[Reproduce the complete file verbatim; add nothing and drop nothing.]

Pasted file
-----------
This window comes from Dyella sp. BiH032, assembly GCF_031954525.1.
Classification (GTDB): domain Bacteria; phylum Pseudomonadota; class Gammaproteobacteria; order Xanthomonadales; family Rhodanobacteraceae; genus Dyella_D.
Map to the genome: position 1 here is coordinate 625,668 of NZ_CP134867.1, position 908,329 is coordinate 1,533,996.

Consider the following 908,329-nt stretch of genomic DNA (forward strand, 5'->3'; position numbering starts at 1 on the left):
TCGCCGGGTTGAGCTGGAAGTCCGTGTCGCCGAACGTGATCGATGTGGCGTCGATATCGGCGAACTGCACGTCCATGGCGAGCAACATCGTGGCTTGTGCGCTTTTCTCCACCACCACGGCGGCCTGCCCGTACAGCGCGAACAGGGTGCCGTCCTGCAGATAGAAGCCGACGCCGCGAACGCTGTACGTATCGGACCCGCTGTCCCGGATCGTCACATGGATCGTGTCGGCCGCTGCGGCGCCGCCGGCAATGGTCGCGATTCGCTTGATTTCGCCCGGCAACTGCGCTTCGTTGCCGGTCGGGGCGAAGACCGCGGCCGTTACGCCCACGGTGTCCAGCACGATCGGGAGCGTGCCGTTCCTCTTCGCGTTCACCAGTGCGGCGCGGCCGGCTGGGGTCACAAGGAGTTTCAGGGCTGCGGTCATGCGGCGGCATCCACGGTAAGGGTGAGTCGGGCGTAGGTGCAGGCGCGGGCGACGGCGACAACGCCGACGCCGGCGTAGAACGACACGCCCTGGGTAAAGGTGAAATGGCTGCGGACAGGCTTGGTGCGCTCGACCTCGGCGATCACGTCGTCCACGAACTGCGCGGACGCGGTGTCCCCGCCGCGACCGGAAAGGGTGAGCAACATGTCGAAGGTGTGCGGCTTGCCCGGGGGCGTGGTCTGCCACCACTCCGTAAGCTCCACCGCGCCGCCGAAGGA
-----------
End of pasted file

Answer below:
This window comes from Dyella sp. BiH032, assembly GCF_031954525.1.
Classification (GTDB): domain Bacteria; phylum Pseudomonadota; class Gammaproteobacteria; order Xanthomonadales; family Rhodanobacteraceae; genus Dyella_D.
Map to the genome: position 1 here is coordinate 625,668 of NZ_CP134867.1, position 908,329 is coordinate 1,533,996.

Consider the following 908,329-nt stretch of genomic DNA (forward strand, 5'->3'; position numbering starts at 1 on the left):
TCGCCGGGTTGAGCTGGAAGTCCGTGTCGCCGAACGTGATCGATGTGGCGTCGATATCGGCGAACTGCACGTCCATGGCGAGCAACATCGTGGCTTGTGCGCTTTTCTCCACCACCACGGCGGCCTGCCCGTACAGCGCGAACAGGGTGCCGTCCTGCAGATAGAAGCCGACGCCGCGAACGCTGTACGTATCGGACCCGCTGTCCCGGATCGTCACATGGATCGTGTCGGCCGCTGCGGCGCCGCCGGCAATGGTCGCGATTCGCTTGATTTCGCCCGGCAACTGCGCTTCGTTGCCGGTCGGGGCGAAGACCGCGGCCGTTACGCCCACGGTGTCCAGCACGATCGGGAGCGTGCCGTTCCTCTTCGCGTTCACCAGTGCGGCGCGGCCGGCTGGGGTCACAAGGAGTTTCAGGGCTGCGGTCATGCGGCGGCATCCACGGTAAGGGTGAGTCGGGCGTAGGTGCAGGCGCGGGCGACGGCGACAACGCCGACGCCGGCGTAGAACGACACGCCCTGGGTAAAGGTGAAATGGCTGCGGACAGGCTTGGTGCGCTCGACCTCGGCGATCACGTCGTCCACGAACTGCGCGGACGCGGTGTCCCCGCCGCGACCGGAAAGGGTGAGCAACATGTCGAAGGTGTGCGGCTTGCCCGGGGGCGTGGTCTGCCACCACTCCGTAAGCTCCACCGCGCCGCCGAAGGA